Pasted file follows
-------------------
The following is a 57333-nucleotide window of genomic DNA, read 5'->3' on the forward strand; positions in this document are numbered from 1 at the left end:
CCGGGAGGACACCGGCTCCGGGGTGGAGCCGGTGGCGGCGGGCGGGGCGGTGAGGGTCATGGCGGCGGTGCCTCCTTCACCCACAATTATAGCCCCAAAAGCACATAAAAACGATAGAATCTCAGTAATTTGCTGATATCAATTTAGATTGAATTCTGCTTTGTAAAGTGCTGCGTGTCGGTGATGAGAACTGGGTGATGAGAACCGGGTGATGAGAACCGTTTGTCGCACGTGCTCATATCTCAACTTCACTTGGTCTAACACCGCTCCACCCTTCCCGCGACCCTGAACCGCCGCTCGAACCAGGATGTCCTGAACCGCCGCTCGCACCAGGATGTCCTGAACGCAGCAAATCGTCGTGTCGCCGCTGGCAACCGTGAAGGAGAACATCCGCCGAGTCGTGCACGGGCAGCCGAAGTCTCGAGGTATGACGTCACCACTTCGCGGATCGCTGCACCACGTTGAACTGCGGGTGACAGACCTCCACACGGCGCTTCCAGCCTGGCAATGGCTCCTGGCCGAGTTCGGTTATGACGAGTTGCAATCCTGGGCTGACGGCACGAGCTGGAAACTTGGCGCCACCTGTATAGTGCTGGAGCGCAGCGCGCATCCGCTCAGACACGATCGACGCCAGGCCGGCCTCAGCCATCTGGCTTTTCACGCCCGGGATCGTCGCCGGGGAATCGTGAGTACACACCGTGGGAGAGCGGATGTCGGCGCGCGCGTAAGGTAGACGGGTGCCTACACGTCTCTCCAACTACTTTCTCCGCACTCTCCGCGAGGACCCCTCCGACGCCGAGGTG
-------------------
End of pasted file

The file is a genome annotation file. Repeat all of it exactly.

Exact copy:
The following is a 57333-nucleotide window of genomic DNA, read 5'->3' on the forward strand; positions in this document are numbered from 1 at the left end:
CCGGGAGGACACCGGCTCCGGGGTGGAGCCGGTGGCGGCGGGCGGGGCGGTGAGGGTCATGGCGGCGGTGCCTCCTTCACCCACAATTATAGCCCCAAAAGCACATAAAAACGATAGAATCTCAGTAATTTGCTGATATCAATTTAGATTGAATTCTGCTTTGTAAAGTGCTGCGTGTCGGTGATGAGAACTGGGTGATGAGAACCGGGTGATGAGAACCGTTTGTCGCACGTGCTCATATCTCAACTTCACTTGGTCTAACACCGCTCCACCCTTCCCGCGACCCTGAACCGCCGCTCGAACCAGGATGTCCTGAACCGCCGCTCGCACCAGGATGTCCTGAACGCAGCAAATCGTCGTGTCGCCGCTGGCAACCGTGAAGGAGAACATCCGCCGAGTCGTGCACGGGCAGCCGAAGTCTCGAGGTATGACGTCACCACTTCGCGGATCGCTGCACCACGTTGAACTGCGGGTGACAGACCTCCACACGGCGCTTCCAGCCTGGCAATGGCTCCTGGCCGAGTTCGGTTATGACGAGTTGCAATCCTGGGCTGACGGCACGAGCTGGAAACTTGGCGCCACCTGTATAGTGCTGGAGCGCAGCGCGCATCCGCTCAGACACGATCGACGCCAGGCCGGCCTCAGCCATCTGGCTTTTCACGCCCGGGATCGTCGCCGGGGAATCGTGAGTACACACCGTGGGAGAGCGGATGTCGGCGCGCGCGTAAGGTAGACGGGTGCCTACACGTCTCTCCAACTACTTTCTCCGCACTCTCCGCGAGGACCCCTCCGACGCCGAGGTG